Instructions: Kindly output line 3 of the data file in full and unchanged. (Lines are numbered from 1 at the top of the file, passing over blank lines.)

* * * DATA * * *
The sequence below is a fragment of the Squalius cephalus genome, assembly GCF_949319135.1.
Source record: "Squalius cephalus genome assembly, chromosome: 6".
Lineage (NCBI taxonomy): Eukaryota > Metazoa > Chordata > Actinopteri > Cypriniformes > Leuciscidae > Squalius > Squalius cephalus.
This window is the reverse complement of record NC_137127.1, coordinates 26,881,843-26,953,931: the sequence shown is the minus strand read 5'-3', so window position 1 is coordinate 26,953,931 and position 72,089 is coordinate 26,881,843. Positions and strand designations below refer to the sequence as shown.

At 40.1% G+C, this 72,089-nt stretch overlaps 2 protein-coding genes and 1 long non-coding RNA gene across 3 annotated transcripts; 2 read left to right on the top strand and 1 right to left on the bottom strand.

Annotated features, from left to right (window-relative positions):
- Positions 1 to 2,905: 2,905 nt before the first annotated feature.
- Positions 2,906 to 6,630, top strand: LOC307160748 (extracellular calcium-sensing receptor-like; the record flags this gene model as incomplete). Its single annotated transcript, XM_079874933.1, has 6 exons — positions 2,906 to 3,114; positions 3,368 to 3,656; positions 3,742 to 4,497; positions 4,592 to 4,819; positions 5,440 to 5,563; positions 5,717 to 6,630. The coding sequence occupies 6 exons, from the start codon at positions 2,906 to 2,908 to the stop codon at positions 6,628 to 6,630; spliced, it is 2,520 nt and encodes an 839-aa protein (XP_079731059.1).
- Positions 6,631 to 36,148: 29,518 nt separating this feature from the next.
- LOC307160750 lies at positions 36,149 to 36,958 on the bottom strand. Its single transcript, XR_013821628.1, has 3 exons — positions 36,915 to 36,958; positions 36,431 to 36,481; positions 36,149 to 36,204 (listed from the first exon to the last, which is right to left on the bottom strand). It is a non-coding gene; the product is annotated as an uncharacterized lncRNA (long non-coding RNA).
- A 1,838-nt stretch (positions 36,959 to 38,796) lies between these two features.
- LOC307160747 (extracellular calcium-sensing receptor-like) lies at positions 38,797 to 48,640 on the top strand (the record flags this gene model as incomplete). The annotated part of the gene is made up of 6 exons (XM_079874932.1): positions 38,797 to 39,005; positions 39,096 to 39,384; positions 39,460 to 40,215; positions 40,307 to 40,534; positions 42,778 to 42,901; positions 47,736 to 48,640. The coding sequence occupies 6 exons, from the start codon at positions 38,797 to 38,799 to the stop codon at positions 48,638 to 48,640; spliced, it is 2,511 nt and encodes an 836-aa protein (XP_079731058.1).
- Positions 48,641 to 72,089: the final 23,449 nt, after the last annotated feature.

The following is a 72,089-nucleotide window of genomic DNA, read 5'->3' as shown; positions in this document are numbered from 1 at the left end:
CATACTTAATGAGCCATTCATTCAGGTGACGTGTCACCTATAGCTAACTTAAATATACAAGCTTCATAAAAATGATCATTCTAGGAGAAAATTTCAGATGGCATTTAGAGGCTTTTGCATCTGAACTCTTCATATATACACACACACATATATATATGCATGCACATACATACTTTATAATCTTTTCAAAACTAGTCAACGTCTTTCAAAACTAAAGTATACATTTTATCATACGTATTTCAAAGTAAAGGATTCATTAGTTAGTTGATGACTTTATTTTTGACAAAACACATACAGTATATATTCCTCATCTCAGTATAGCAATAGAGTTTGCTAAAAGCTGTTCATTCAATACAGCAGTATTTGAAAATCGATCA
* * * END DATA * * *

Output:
Lineage (NCBI taxonomy): Eukaryota > Metazoa > Chordata > Actinopteri > Cypriniformes > Leuciscidae > Squalius > Squalius cephalus.